Water reuse in Sydney will more than double by 2015

Water reuse in Sydney, Australia, will increase to 70 million m³ in 2015, according to the 2010 Metropolitan Water Plan just published by the New South Wales state government.

The report says that in 2010, about 33 million m³ of water a year was being saved through reuse projects.

Future large-scale water recycling schemes will be delivered in the west of Sydney as its population grows. Smaller-scale and cost-effective schemes that use recycled water sourced from sewer mining, stormwater, greywater, and commercial roof rainwater will continue to provide new opportunities.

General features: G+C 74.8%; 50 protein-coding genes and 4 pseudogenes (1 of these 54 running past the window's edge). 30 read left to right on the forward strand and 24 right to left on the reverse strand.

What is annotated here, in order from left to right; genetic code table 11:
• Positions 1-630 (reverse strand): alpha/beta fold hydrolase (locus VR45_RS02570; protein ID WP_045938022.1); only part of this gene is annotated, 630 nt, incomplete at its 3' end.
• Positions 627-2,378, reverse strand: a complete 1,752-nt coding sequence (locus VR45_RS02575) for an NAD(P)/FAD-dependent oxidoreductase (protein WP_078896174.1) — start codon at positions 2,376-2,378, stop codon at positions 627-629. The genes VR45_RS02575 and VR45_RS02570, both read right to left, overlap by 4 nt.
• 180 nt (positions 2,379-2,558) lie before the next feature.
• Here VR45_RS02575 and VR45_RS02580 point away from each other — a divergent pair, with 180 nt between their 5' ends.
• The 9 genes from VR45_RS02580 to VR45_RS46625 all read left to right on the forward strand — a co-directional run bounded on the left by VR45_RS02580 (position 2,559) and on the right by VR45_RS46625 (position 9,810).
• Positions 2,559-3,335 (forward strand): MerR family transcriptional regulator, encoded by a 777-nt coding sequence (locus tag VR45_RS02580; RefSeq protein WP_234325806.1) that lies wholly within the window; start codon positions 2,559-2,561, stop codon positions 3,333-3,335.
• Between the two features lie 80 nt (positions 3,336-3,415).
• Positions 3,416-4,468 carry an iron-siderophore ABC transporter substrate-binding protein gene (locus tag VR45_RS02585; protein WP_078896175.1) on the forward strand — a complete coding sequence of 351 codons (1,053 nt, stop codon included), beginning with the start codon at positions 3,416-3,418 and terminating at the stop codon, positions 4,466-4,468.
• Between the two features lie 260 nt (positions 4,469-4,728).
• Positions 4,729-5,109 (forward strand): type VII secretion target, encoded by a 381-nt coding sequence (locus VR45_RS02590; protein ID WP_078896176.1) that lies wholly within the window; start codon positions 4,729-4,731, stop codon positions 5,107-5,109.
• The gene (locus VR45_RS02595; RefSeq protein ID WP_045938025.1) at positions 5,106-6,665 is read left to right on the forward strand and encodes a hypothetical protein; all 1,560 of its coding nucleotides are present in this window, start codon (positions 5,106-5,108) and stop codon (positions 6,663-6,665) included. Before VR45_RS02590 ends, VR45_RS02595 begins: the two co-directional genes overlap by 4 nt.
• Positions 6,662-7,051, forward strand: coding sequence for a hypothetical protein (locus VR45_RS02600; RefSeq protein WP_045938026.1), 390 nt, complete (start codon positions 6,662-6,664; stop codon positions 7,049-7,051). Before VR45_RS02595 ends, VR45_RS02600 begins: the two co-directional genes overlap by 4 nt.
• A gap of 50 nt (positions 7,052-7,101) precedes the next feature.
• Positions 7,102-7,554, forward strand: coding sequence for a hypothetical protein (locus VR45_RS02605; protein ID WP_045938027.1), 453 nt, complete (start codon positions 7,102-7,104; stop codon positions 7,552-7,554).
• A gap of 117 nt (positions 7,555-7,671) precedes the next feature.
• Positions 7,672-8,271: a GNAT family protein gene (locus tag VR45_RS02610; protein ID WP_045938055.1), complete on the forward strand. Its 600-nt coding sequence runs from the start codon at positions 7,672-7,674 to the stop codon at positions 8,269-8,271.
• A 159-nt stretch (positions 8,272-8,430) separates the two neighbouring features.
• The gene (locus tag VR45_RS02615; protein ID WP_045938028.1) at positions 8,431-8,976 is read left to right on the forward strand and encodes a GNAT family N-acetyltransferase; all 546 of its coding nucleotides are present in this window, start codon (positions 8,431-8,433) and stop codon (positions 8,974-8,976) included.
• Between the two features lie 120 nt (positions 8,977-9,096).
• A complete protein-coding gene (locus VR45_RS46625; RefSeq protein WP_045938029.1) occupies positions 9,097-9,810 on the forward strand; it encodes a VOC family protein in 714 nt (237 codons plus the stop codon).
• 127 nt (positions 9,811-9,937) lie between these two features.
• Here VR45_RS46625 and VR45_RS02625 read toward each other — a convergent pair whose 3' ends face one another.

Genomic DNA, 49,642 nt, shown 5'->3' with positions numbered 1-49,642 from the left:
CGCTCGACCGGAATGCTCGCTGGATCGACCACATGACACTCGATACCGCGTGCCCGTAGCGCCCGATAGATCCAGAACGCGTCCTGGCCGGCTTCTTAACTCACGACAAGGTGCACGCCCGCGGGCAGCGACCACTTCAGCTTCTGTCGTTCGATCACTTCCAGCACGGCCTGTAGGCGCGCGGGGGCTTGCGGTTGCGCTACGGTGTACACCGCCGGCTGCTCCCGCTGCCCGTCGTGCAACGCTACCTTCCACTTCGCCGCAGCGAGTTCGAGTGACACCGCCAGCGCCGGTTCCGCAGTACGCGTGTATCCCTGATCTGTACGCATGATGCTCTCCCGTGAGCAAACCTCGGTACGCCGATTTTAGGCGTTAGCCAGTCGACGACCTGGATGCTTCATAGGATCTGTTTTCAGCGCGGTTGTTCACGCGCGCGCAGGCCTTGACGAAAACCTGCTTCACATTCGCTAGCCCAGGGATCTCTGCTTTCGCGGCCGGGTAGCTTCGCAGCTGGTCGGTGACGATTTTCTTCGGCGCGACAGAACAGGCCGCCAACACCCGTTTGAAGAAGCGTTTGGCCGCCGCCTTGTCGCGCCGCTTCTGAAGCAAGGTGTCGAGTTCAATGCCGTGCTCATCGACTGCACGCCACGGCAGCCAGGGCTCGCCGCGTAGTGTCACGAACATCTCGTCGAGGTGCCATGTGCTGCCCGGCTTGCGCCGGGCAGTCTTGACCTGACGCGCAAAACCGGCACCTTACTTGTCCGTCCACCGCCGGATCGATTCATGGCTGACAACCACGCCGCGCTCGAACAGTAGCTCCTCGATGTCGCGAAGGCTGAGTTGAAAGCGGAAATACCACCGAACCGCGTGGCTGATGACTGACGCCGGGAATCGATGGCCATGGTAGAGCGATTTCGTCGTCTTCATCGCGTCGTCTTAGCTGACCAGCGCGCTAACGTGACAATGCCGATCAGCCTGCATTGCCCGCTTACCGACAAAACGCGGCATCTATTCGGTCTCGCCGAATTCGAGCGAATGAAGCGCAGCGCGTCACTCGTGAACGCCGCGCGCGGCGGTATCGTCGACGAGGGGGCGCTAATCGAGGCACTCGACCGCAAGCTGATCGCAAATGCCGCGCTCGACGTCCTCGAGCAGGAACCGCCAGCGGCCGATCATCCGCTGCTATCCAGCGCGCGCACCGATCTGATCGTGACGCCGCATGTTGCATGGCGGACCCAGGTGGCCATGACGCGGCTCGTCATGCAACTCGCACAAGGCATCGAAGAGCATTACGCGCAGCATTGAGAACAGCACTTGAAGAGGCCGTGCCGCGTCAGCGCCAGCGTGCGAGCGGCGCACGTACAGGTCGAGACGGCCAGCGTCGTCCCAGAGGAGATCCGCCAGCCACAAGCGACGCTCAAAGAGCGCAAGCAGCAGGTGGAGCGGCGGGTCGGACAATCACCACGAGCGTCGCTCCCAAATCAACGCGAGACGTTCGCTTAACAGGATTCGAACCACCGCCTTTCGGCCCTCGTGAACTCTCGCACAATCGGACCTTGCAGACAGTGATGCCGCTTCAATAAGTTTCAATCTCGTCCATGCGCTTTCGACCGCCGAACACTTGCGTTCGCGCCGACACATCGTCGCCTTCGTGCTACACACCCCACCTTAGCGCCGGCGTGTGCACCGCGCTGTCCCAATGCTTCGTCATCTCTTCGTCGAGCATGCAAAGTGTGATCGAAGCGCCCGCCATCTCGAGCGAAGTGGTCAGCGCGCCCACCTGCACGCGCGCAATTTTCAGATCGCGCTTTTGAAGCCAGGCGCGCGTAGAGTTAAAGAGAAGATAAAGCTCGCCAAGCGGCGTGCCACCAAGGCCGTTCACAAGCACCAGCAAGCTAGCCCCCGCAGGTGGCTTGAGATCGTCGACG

Following its two-year proving period, says the report, Sydney's desalination plant will operate at full production capacity and supply desalinated water to Sydney Water's area of operations when the total dam storage level is below 70% and will continue to do so until the total dam storage level reaches 80%.

When operating at full capacity, Sydney's desalination plant can produce up to 90 million m³/year, about 15% of current water needs, based on a long-term average usage of 600 million m³/y. Potential also exists to upscale the plant to 180 million m³/y in response to severe drought and/or population growth.

Tags

| Mining | Sewer Mining


Click a keyword to see more stories on that topic, view related news, or find more related items.

© Faversham House Group Ltd 2010. Water. desalination + reuse news articles may be copied or forwarded for individual use only. No other reproduction or distribution is permitted without prior written consent.